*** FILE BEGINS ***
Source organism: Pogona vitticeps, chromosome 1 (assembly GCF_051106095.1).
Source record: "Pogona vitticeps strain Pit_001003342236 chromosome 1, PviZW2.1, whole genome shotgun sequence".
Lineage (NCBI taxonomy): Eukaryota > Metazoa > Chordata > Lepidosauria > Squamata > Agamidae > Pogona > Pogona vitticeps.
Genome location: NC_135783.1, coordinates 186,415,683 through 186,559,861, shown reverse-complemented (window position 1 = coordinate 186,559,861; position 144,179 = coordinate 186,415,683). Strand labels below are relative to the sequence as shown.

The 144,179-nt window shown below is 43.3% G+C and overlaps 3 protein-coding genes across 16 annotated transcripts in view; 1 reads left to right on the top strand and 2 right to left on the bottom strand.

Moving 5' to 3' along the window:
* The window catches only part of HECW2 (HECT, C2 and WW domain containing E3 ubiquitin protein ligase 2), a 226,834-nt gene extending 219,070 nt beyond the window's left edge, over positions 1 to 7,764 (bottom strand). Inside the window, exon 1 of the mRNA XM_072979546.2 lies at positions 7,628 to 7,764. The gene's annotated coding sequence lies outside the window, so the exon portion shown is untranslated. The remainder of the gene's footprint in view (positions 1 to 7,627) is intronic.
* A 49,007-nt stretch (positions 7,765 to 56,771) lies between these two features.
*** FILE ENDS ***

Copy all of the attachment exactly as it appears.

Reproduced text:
Source organism: Pogona vitticeps, chromosome 1 (assembly GCF_051106095.1).
Source record: "Pogona vitticeps strain Pit_001003342236 chromosome 1, PviZW2.1, whole genome shotgun sequence".
Lineage (NCBI taxonomy): Eukaryota > Metazoa > Chordata > Lepidosauria > Squamata > Agamidae > Pogona > Pogona vitticeps.
Genome location: NC_135783.1, coordinates 186,415,683 through 186,559,861, shown reverse-complemented (window position 1 = coordinate 186,559,861; position 144,179 = coordinate 186,415,683). Strand labels below are relative to the sequence as shown.

The 144,179-nt window shown below is 43.3% G+C and overlaps 3 protein-coding genes across 16 annotated transcripts in view; 1 reads left to right on the top strand and 2 right to left on the bottom strand.

Moving 5' to 3' along the window:
* The window catches only part of HECW2 (HECT, C2 and WW domain containing E3 ubiquitin protein ligase 2), a 226,834-nt gene extending 219,070 nt beyond the window's left edge, over positions 1 to 7,764 (bottom strand). Inside the window, exon 1 of the mRNA XM_072979546.2 lies at positions 7,628 to 7,764. The gene's annotated coding sequence lies outside the window, so the exon portion shown is untranslated. The remainder of the gene's footprint in view (positions 1 to 7,627) is intronic.
* A 49,007-nt stretch (positions 7,765 to 56,771) lies between these two features.